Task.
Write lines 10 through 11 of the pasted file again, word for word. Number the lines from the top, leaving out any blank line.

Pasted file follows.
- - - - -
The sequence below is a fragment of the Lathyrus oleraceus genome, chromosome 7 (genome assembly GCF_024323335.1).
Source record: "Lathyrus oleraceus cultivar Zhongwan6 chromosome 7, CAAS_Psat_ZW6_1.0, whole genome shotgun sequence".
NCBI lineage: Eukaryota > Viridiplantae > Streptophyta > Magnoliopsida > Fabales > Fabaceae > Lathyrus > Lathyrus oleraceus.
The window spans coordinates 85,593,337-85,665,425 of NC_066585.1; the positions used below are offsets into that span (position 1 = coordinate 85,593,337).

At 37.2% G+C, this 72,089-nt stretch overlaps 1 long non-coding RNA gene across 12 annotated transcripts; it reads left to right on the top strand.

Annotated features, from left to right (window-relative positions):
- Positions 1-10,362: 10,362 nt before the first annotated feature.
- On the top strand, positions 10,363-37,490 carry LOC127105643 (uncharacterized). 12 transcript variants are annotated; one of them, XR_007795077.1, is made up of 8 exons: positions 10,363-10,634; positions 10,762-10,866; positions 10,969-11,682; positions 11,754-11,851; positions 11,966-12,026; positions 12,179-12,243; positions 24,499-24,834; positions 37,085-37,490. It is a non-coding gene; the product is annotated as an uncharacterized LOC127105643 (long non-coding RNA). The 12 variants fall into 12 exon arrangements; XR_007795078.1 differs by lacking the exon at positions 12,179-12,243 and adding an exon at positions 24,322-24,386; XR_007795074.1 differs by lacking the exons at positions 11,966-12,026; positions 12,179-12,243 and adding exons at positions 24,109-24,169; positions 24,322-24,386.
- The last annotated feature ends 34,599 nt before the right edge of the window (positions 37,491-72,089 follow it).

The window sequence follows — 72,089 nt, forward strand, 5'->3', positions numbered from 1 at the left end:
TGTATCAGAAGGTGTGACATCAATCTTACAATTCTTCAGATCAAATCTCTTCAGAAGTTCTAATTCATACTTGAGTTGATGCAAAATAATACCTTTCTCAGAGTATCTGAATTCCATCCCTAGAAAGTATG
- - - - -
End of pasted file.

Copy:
The window sequence follows — 72,089 nt, forward strand, 5'->3', positions numbered from 1 at the left end:
TGTATCAGAAGGTGTGACATCAATCTTACAATTCTTCAGATCAAATCTCTTCAGAAGTTCTAATTCATACTTGAGTTGATGCAAAATAATACCTTTCTCAGAGTATCTGAATTCCATCCCTAGAAAGTATG